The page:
primary format definition



 BAA VSS database

  data input

  primary format

  primary format example

  Excel spreadsheet

  data field definitions

  data conversion

  input software

  observer codes


This definition may seem heavy going - but don't panic: most people have managed to enter most of their data simply by referring to the example file.

This is based upon the format used by Dave McAdam. Data files in this format may be created with a simple text editor.

I am not aware of a previous formal definition of this format; I believe the closest thing to a definition was an example in a BAAVSS Circular. This is not really adequate from the point of view of someone developing database software (e.g. how long can the star name be? do all the header lines have to be in the same order?). A full definition of the primary input format is given here.

Note that items shown in yellow refer to data which are described further in Data Field Definitions.

Primary format data files are ascii files. Your data may contain the characters 0-9, a-z, A-Z, +, - ,[,],<,>, (, ), decimal point and comma. Primary format files also contain the forward slash (/) character, but this is used only as a delimiter in certain parts of the input file. You can use spaces to separate items on the input line; the number of spaces is not critical.

The first entry in a primary format file shall always be *BAAVSS*, in upper case, starting in the leftmost column. Thereafter, primary format files consists of keywords, which are followed by input data on the same line, and data sections, which contain observations for a particular star spread over a number of lines.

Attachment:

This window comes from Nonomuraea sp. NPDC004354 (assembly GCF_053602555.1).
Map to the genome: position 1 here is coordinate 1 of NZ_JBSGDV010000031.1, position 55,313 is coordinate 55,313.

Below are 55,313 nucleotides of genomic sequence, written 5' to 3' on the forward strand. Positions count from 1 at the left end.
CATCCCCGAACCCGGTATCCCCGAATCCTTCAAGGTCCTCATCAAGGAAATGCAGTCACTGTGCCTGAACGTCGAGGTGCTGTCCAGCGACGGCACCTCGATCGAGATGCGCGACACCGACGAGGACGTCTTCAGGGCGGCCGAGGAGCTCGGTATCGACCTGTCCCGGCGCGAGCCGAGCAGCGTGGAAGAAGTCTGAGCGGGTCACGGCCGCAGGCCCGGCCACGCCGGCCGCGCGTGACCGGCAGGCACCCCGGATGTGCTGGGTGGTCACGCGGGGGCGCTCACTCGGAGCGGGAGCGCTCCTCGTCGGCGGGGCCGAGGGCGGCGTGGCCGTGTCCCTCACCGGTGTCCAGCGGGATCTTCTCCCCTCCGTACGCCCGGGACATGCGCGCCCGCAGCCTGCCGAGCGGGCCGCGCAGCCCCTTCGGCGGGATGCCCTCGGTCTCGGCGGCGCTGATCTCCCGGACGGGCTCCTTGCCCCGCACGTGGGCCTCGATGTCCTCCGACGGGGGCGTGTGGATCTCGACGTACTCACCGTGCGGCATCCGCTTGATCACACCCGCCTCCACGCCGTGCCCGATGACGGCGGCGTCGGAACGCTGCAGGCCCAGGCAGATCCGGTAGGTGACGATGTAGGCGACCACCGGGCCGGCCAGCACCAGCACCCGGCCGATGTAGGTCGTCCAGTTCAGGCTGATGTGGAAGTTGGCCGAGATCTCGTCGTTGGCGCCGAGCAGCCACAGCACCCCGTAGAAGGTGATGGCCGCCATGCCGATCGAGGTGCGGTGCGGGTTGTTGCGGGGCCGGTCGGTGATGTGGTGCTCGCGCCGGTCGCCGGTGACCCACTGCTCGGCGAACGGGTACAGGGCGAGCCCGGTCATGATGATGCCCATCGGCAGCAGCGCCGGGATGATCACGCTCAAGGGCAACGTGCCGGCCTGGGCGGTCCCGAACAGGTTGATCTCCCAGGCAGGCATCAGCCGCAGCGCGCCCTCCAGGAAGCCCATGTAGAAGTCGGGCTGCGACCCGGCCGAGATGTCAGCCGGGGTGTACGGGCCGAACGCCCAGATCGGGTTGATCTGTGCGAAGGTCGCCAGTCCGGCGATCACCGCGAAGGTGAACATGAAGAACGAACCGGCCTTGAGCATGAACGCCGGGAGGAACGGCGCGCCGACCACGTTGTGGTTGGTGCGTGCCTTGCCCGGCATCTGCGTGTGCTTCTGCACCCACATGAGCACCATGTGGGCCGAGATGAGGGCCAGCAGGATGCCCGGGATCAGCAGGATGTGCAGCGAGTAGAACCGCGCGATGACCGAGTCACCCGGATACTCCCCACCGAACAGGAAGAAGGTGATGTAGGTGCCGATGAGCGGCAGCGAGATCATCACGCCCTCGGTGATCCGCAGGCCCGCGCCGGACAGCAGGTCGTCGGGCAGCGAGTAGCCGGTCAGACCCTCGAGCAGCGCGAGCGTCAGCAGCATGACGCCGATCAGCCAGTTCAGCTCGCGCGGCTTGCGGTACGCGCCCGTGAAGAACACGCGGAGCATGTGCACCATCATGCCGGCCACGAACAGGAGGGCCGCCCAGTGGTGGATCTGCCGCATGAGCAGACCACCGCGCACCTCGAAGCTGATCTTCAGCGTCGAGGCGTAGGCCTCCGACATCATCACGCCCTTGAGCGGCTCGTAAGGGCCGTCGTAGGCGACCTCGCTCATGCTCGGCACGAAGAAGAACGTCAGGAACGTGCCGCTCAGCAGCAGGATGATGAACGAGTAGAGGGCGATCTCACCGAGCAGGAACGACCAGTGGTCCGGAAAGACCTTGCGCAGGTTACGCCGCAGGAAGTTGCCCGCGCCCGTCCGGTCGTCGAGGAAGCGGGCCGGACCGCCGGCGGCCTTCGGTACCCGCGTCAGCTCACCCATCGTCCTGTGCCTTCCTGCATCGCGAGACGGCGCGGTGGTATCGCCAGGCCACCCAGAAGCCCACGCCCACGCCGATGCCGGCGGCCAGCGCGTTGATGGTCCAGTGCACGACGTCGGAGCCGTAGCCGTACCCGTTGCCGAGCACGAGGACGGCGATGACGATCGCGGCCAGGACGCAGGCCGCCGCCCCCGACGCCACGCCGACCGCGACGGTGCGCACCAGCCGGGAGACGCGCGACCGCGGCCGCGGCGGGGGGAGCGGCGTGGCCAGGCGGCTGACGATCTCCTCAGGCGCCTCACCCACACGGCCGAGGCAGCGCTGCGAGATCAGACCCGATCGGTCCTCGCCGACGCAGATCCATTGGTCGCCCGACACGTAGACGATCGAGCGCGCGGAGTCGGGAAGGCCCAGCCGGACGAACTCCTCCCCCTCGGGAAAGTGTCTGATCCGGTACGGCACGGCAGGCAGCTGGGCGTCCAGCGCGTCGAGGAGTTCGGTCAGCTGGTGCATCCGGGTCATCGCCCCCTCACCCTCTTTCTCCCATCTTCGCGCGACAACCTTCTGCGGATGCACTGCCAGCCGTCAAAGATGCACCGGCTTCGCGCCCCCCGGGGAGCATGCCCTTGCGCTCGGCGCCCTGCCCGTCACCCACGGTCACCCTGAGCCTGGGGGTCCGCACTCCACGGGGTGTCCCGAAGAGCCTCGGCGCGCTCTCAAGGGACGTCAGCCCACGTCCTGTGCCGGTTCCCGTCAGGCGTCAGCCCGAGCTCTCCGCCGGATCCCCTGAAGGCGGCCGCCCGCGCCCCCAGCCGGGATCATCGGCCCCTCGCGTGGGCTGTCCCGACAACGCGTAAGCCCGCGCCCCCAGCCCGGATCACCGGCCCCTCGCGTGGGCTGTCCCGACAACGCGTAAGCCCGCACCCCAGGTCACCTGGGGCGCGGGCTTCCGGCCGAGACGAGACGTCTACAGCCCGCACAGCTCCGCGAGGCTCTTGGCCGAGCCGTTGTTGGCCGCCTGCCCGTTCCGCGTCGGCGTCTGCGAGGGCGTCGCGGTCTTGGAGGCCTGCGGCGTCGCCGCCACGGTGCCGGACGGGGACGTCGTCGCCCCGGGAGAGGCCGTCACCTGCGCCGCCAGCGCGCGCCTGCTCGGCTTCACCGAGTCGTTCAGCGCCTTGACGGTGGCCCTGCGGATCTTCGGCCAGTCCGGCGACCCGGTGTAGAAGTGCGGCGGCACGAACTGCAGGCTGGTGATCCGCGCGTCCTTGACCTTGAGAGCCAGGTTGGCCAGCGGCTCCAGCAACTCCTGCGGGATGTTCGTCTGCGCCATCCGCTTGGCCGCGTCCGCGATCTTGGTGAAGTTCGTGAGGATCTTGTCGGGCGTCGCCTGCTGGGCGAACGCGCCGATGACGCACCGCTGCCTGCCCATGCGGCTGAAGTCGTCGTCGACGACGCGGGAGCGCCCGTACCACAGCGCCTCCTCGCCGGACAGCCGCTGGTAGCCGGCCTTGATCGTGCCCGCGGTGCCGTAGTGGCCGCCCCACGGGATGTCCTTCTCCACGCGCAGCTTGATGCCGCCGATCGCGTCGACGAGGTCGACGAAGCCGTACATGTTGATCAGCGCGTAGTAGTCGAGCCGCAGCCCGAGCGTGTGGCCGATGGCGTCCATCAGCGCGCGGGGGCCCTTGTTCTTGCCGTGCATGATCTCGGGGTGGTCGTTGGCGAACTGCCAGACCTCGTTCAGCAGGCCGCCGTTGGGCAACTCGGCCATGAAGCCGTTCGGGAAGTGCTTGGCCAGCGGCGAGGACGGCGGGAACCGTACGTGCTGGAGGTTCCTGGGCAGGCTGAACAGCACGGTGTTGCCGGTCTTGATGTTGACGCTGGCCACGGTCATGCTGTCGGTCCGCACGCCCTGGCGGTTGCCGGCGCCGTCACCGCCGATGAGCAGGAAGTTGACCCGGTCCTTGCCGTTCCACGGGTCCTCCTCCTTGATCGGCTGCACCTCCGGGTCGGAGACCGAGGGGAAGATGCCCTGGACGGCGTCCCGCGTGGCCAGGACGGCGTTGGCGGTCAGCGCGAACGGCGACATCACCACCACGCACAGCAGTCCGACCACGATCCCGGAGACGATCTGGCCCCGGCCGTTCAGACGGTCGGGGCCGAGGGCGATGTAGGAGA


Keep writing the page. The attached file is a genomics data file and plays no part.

Keywords are case insensitive, but must start in the leftmost column. They start and with an asterisk. They are usually followed by an input data field, and the maximum length for this data field is specified below (any spaces between the second asterisk and start of the data field are ignored and do not count as part of the data field).

The keywords are as follows:

*year* is followed by the year (four digits) and sets the year for the subsequent data sections.

*loc* or *location* is followed by the observers location (coordinates) .

*name* is followed by the observer name.

*instr* or *instrument* or *instruments* is followed by a forward slash (/) and then list of instruments. There may be up to 10 instruments, of up to 20 characters each. They must be separated by forward slashes, and the instrument list must be terminated with a forward slash. You are advised to pay attention to the format of this line; it has caused problems in the past.

*star* is followed by the object name.

*chart* is followed by the chart (sequence) label.

*UT* defines the time system as UT for subsequent data.

*GMAT* defines the time system as GMAT for subsequent data.

These keywords may appear in any order, except that *GMAT* or *UT* always introduces a data section.

The original format also included *addr* which was followed by the observer's address. The address was never transferred to the database and can now be omitted from the input files.

Data sections follow the keywords *star*, *chart*, and then either *GMAT* or *UT*, in that order. Data sections consist of one or more data lines - each with one observation - and are terminated by a blank line. There should be no blank lines within a single block of data. A blank line will denote the end of the block of data, and the program will start looking for the next keyword.

Data lines contain the following:

month day / time / estimate / magnitude / class / instrument code / comment

The month must be specified on the first data line in each data section. If it is omitted from any subsequent lines, the last specified month will be assumed.